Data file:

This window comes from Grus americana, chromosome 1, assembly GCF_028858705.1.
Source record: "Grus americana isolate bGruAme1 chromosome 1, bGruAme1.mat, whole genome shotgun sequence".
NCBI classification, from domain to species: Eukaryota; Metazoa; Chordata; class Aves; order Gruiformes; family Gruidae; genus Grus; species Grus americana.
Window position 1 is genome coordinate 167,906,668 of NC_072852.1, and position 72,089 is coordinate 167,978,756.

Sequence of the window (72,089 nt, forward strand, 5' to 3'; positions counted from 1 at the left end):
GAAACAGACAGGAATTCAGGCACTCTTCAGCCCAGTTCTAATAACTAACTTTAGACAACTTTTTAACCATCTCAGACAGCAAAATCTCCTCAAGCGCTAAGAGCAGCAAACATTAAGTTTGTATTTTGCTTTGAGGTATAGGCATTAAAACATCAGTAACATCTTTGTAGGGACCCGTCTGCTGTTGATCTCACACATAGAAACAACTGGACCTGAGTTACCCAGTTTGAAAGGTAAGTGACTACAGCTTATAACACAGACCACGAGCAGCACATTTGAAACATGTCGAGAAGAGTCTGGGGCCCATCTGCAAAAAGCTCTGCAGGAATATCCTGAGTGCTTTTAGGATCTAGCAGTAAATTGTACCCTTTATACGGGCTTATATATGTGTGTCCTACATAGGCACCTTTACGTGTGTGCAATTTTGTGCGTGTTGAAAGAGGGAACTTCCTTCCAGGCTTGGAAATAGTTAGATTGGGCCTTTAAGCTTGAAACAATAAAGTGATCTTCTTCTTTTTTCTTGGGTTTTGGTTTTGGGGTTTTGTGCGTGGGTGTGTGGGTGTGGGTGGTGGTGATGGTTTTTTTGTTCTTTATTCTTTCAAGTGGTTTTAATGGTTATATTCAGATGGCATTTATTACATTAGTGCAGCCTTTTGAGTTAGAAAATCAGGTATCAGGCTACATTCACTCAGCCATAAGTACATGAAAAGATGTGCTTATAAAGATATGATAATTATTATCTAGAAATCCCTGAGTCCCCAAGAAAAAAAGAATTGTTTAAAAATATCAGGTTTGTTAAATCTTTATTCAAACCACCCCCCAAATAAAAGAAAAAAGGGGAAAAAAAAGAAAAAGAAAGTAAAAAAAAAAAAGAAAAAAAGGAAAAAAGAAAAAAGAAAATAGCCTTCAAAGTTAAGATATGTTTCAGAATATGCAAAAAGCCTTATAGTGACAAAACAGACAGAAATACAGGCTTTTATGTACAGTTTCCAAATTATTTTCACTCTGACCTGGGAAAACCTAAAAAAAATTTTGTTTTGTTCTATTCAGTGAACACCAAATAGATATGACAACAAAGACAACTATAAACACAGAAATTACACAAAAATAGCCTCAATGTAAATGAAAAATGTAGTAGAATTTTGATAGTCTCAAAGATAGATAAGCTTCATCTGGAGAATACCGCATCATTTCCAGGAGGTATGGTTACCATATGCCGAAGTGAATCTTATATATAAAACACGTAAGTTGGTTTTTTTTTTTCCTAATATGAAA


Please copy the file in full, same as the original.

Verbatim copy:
This window comes from Grus americana, chromosome 1, assembly GCF_028858705.1.
Source record: "Grus americana isolate bGruAme1 chromosome 1, bGruAme1.mat, whole genome shotgun sequence".
NCBI classification, from domain to species: Eukaryota; Metazoa; Chordata; class Aves; order Gruiformes; family Gruidae; genus Grus; species Grus americana.
Window position 1 is genome coordinate 167,906,668 of NC_072852.1, and position 72,089 is coordinate 167,978,756.

Sequence of the window (72,089 nt, forward strand, 5' to 3'; positions counted from 1 at the left end):
GAAACAGACAGGAATTCAGGCACTCTTCAGCCCAGTTCTAATAACTAACTTTAGACAACTTTTTAACCATCTCAGACAGCAAAATCTCCTCAAGCGCTAAGAGCAGCAAACATTAAGTTTGTATTTTGCTTTGAGGTATAGGCATTAAAACATCAGTAACATCTTTGTAGGGACCCGTCTGCTGTTGATCTCACACATAGAAACAACTGGACCTGAGTTACCCAGTTTGAAAGGTAAGTGACTACAGCTTATAACACAGACCACGAGCAGCACATTTGAAACATGTCGAGAAGAGTCTGGGGCCCATCTGCAAAAAGCTCTGCAGGAATATCCTGAGTGCTTTTAGGATCTAGCAGTAAATTGTACCCTTTATACGGGCTTATATATGTGTGTCCTACATAGGCACCTTTACGTGTGTGCAATTTTGTGCGTGTTGAAAGAGGGAACTTCCTTCCAGGCTTGGAAATAGTTAGATTGGGCCTTTAAGCTTGAAACAATAAAGTGATCTTCTTCTTTTTTCTTGGGTTTTGGTTTTGGGGTTTTGTGCGTGGGTGTGTGGGTGTGGGTGGTGGTGATGGTTTTTTTGTTCTTTATTCTTTCAAGTGGTTTTAATGGTTATATTCAGATGGCATTTATTACATTAGTGCAGCCTTTTGAGTTAGAAAATCAGGTATCAGGCTACATTCACTCAGCCATAAGTACATGAAAAGATGTGCTTATAAAGATATGATAATTATTATCTAGAAATCCCTGAGTCCCCAAGAAAAAAAGAATTGTTTAAAAATATCAGGTTTGTTAAATCTTTATTCAAACCACCCCCCAAATAAAAGAAAAAAGGGGAAAAAAAAGAAAAAGAAAGTAAAAAAAAAAAAGAAAAAAAGGAAAAAAGAAAAAAGAAAATAGCCTTCAAAGTTAAGATATGTTTCAGAATATGCAAAAAGCCTTATAGTGACAAAACAGACAGAAATACAGGCTTTTATGTACAGTTTCCAAATTATTTTCACTCTGACCTGGGAAAACCTAAAAAAAATTTTGTTTTGTTCTATTCAGTGAACACCAAATAGATATGACAACAAAGACAACTATAAACACAGAAATTACACAAAAATAGCCTCAATGTAAATGAAAAATGTAGTAGAATTTTGATAGTCTCAAAGATAGATAAGCTTCATCTGGAGAATACCGCATCATTTCCAGGAGGTATGGTTACCATATGCCGAAGTGAATCTTATATATAAAACACGTAAGTTGGTTTTTTTTTTTCCTAATATGAAA